It’s been in the news a lot of late, but — no way, right?

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Kurzweil: Brains will extend to the cloud

Human brains will someday extend into the cloud, futurist and computer pioneer Ray Kurzweil predicted at the DEMO conference here on Tuesday.

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Jason Silva MICROSOFT Tech-Ed Keynote in Australia

A terrific compilation of videos by Jason Silva...presented by Jason Silva. He's a great cheerleader for those of us who really GET how quickly the evolution is happening, and how amazing the transformation might be.

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Social Intrapreneurs Are Just As Important As Entrepreneurs

Social Intrapreneurs Are Just As Important As Entrepreneurs | The Asymptotic Leap | Scoop.it

Working to create change inside a company--or being a "systempreneur" working to change an entire system--can be just as valuable to society and the economy as charting your own course.

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Deepak Chopra: Social Media is the Next Phase of Humanity [VIDEO]

Deepak Chopra: Social Media is the Next Phase of Humanity [VIDEO] | The Asymptotic Leap | Scoop.it

“Technology is our creation; we weren’t created by technology, so let’s use our creation to bring about a healing,” Chopra said. “At the most fundamental level, we are not just connected, we are inseparable.”

 

But harnessing the power of social media, to become something larger than just networking, Chopra said, is a choice for humanity to make — the world is still at a crossroads. Although he said technology itself is neutral, he espoused a message of hope, saying that if harnessed for good, technology could lead the world to a place of good and produce a united solution for the challenges of the world.

 

“What drones can’t do, what the armies can’t do, what the weapons can’t do, what the weapons of mass destruction can’t do, what biological warfare can’t do — we can do through technology to heal the world,” Chopra said.


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BioLite CampStove - Another technology for distributed power generation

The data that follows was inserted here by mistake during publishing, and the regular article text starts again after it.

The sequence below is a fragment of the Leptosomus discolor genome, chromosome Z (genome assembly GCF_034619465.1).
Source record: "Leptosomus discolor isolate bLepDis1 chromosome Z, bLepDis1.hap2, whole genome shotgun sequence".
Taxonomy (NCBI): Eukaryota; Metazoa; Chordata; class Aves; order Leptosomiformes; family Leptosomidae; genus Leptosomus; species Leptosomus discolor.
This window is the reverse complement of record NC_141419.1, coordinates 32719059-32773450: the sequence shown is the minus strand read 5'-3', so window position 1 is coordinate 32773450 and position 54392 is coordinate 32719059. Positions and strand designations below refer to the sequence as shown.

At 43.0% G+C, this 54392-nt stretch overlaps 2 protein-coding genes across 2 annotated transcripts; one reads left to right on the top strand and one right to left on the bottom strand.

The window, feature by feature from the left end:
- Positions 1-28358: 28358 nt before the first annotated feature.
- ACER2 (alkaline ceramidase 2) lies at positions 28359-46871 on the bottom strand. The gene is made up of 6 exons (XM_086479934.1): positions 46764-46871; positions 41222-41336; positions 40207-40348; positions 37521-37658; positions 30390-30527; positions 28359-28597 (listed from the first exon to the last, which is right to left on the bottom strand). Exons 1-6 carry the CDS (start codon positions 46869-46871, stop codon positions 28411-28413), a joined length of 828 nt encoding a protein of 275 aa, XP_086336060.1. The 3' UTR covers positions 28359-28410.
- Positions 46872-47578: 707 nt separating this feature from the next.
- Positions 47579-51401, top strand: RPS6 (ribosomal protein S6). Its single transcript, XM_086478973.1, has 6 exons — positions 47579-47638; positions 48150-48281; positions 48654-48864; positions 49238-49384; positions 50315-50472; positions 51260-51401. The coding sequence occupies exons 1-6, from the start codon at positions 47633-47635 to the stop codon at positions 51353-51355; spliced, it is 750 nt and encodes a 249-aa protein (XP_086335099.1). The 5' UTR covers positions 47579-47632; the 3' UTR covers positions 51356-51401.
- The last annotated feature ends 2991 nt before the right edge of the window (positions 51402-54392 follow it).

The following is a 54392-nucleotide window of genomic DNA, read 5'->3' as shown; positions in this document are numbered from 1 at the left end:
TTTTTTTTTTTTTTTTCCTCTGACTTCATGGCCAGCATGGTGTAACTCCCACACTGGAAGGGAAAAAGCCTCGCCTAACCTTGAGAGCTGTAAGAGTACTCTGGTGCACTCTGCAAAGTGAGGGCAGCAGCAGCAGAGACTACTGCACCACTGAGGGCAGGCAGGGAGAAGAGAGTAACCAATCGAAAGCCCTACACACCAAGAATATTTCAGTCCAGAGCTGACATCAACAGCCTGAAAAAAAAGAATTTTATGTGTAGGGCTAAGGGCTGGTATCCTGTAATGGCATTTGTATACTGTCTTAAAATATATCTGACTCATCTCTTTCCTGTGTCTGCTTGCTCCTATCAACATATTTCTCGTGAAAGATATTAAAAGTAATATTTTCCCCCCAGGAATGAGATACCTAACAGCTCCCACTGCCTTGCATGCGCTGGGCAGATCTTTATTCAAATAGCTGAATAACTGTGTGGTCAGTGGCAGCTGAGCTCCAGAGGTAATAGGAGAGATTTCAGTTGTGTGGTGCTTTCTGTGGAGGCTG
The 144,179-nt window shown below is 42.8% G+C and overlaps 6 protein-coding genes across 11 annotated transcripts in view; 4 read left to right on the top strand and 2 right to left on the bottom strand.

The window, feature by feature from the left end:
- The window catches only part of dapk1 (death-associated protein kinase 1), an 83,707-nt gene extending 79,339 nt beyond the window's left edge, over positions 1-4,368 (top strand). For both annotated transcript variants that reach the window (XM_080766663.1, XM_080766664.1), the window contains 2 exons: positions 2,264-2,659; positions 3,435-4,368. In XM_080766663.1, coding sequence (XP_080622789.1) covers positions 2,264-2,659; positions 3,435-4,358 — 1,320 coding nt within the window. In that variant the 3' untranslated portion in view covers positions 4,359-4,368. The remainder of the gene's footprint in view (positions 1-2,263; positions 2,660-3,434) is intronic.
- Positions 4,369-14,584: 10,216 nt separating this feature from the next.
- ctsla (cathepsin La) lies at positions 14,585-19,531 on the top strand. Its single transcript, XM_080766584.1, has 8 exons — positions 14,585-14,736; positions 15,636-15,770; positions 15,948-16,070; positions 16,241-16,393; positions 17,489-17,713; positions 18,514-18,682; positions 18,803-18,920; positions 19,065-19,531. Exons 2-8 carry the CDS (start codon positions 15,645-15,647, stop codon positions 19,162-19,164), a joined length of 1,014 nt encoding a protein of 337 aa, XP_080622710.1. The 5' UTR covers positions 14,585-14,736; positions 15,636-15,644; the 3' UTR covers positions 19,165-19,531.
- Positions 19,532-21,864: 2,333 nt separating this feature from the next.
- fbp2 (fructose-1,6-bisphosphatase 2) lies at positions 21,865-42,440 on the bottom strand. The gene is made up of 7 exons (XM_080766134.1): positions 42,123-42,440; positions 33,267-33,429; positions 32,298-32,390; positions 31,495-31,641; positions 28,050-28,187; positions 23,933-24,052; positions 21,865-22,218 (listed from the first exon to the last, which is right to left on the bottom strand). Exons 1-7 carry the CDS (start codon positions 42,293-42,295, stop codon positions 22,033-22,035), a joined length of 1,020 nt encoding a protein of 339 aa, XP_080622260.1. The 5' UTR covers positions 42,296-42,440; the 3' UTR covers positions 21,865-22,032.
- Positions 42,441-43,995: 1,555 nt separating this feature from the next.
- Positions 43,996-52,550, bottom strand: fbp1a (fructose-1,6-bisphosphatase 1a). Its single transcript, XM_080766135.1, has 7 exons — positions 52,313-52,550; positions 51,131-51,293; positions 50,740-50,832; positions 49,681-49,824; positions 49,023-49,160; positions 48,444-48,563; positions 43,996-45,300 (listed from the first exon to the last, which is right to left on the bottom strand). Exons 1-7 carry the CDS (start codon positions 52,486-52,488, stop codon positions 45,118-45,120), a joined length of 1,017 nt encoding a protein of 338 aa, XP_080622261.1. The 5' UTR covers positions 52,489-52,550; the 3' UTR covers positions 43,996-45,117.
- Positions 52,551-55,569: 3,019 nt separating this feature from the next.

BioLite CampStove - Another technology for distributed power generation | The Asymptotic Leap | Scoop.it

From the website: "The stove converts heat from a fire of sticks in its center into usable electricity that can recharge phones, lights and other gadgets while you cook dinner. Unlike solar, BioLite CampStove is a true on-demand source of electricity."

 

From The Asymptote: "Yet another technology for people in primitive cultures to self-generate modest amounts of electricity on their own, thus minimizing the need for centralized power production, while making it possible for any villager to charge his/her own smartphone or computer (connection to the Global Brain)."

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Upgrading the Human Body

Upgrading the Human Body | The Asymptotic Leap | Scoop.it
Just last night I was talking about my plan to put a small neodymium magnet inside the tip of my finger....

 

You read that right. It’s the first wave of biohacking: upgrading the human body with surgically-implanted technology. View a mini-documentary and article about his immersion into the biohacker subculture.

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How the Internet will (one day) transform government -- Clay Shirky

The open-source world has learned to deal with a flood of new, oftentimes divergent, ideas using hosting services like GitHub -- so why can’t governments? In this rousing TED talk Clay Shirky shows how democracies can take a lesson from the Internet, to be not just transparent but also to draw on the knowledge of all their citizens.

Clay Shirky argues that the history of the modern world could be rendered as the history of ways of arguing, where changes in media change what sort of arguments are possible -- with deep social and political implications. 

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Rachel Botsman: The currency of the new economy is trust | Video on TED.com

There's been an explosion of collaborative consumption -- web-powered sharing of cars, apartments, skills. Rachel Botsman explores the currency that makes systems like Airbnb and Taskrabbit work: trust, influence, and what she calls "reputation capital."

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A degree by degree explanation of what will happen when the earth warms

A degree by degree explanation of what will happen when the earth warms | The Asymptotic Leap | Scoop.it

Even if greenhouse emissions stopped overnight the concentrations already in the atmosphere would still mean a global rise of between 0.5 and 1C. A shift of a single degree is barely perceptible to human skin, but it’s not human skin we’re talking about. It’s the planet; and an average increase of one degree across its entire surface means huge changes in climatic extremes.


Via Bert Guevara, SustainOurEarth